Matthew 13:5b-6; 58; 17:19-20 (New American Standard)
Luke 8:22-2 (New American Standard)
Psalm 143 (New American Standard)
Wiersbe, Warren W. The Bible Expostion Commentary Vol. 1 125

Friday, March 5, 2010

The Parable of the Sower - Part 2

THE PARABLE OF THE SOWER - pt. 2 Matt 13:1-23, Mark 4:1-20, Luke 8:1-21March 7, 2010

1. Read Genesis 2:8-9. Who was the first gardener?

2. What kind of gardener are you?
I have a “green thumb”.
I like gardening on a small scale - some flowers, perhaps a few vegetables.
I love gardening and you might see some of the results of my work at the Humboldt County
Fair or the Farmer’s Market.
Gardening for me is part of my life’s work.
I have a black thumb, and anything green I touch evenually dies.

3. Read Mark 4:1-20. In ancient Palestine sowing seed differed some from our modern method. In Jesus’ time the seed was sown first by broadcasting the seed widely, and then plowing the seed under. It was inevitable that some of the seed would go among the thorns, some seed would fall on the hardened path while some seed would land on good ground. How does the ancient method of sowing help to explain how God’s Word is to be communicated?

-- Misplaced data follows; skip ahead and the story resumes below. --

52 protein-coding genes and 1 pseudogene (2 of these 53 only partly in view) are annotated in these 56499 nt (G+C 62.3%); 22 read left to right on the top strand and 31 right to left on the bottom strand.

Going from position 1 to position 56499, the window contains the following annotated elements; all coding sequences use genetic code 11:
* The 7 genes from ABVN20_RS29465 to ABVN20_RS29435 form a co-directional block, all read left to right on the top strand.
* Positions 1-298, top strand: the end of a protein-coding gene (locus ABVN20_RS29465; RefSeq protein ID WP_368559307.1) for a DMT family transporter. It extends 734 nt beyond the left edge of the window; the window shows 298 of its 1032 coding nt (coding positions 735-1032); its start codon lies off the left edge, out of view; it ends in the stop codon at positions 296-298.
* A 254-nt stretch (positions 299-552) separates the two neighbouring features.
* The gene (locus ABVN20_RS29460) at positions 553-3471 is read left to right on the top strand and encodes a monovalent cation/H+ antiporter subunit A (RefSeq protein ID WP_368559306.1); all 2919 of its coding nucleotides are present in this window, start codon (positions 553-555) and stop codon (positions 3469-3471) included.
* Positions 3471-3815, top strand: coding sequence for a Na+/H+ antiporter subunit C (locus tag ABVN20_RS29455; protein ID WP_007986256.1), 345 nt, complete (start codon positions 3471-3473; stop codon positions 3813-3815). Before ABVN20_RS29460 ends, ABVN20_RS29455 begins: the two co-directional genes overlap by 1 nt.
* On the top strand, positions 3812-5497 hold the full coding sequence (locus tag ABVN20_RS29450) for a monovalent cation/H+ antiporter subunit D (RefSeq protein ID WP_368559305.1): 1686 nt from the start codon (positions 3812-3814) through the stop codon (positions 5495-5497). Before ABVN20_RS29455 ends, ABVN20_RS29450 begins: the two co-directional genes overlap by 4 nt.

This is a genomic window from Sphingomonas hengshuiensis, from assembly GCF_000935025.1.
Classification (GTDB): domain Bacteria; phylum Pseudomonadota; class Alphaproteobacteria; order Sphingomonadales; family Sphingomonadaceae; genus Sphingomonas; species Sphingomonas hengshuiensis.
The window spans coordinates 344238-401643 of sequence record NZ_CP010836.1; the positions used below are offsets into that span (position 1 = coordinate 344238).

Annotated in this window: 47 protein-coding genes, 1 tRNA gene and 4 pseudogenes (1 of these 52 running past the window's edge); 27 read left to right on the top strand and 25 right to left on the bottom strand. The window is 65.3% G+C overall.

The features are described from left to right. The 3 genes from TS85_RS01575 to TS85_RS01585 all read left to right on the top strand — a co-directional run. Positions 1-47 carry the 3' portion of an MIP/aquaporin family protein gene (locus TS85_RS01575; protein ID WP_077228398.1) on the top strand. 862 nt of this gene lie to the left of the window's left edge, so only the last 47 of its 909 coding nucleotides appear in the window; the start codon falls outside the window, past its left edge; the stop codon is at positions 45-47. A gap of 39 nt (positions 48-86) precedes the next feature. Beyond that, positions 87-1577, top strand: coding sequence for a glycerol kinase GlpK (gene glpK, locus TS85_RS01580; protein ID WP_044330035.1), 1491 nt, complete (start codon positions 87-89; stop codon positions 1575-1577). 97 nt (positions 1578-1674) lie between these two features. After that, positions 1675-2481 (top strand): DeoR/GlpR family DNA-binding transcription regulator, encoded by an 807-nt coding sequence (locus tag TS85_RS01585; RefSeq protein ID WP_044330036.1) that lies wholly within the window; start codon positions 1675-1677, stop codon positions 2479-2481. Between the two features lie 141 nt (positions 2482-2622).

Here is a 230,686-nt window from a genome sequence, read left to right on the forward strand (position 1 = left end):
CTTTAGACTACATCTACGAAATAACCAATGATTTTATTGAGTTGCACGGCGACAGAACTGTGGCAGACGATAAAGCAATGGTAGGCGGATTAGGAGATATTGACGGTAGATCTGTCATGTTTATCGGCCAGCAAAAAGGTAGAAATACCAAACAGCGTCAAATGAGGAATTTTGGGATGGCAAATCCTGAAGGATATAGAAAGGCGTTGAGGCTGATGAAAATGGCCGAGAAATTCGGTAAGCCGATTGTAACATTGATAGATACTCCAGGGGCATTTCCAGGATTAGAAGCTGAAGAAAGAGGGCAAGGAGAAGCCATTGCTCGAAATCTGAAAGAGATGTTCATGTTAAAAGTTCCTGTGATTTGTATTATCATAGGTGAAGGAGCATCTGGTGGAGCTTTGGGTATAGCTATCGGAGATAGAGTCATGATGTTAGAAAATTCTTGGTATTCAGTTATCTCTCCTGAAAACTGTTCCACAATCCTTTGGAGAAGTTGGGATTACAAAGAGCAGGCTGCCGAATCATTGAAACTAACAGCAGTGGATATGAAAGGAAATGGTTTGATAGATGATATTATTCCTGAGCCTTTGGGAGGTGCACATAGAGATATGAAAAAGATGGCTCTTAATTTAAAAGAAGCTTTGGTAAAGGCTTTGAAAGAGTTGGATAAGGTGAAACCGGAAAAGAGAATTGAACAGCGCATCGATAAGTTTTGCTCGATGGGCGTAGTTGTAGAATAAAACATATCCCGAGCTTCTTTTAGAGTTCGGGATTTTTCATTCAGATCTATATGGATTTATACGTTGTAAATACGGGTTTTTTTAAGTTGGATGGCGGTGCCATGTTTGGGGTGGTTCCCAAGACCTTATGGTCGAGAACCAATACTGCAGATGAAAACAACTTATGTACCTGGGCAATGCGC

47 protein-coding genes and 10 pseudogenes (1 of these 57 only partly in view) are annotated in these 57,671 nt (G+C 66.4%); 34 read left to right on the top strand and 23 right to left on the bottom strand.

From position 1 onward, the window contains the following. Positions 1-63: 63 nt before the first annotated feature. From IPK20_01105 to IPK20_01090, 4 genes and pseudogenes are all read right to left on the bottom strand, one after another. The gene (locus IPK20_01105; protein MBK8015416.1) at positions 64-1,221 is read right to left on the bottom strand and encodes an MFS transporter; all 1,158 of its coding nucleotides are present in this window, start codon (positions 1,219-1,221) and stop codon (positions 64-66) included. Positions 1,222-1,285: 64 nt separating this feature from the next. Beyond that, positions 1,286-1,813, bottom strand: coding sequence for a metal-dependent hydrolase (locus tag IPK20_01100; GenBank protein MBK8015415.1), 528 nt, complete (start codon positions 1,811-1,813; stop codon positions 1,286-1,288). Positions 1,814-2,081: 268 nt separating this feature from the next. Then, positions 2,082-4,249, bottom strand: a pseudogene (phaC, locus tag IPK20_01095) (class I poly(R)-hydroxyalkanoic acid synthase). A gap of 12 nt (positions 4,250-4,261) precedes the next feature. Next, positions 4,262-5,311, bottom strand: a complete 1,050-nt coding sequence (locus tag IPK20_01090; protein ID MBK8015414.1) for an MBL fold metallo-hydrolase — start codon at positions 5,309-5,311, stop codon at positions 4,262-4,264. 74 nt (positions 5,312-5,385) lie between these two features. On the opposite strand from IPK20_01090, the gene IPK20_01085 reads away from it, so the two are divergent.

4. Evaluate the following statements with your answer to question #3 in mind:
I wait to share my faith in Christ until there is “an open door.”
I like to be very strategic with my witnessing and only share when there is a large group
I only share my faith with people with whom I relate to easily.

5. The parable of the Sower could also be called the Parable of the Soils. It tells us why so many
people are unreceptive to the gospel. What hinderances to the gospels are described in the
hearts of the hearers?

6. Gardening in Humboldt tells us, “The soil in your yard is a mixture of manythings inherited from its past. Included are bits of rock, living and dead plants and animals--mostly of microscopic size--, air and water. What types these are, and their proportion in the general mixture, decides your soil's characteristics.”

Using the anaolgy of the characteristics of soil to describe the characteristics of the human
heart - what kinds of things in our hearts produce it’s attitude? Are there things from the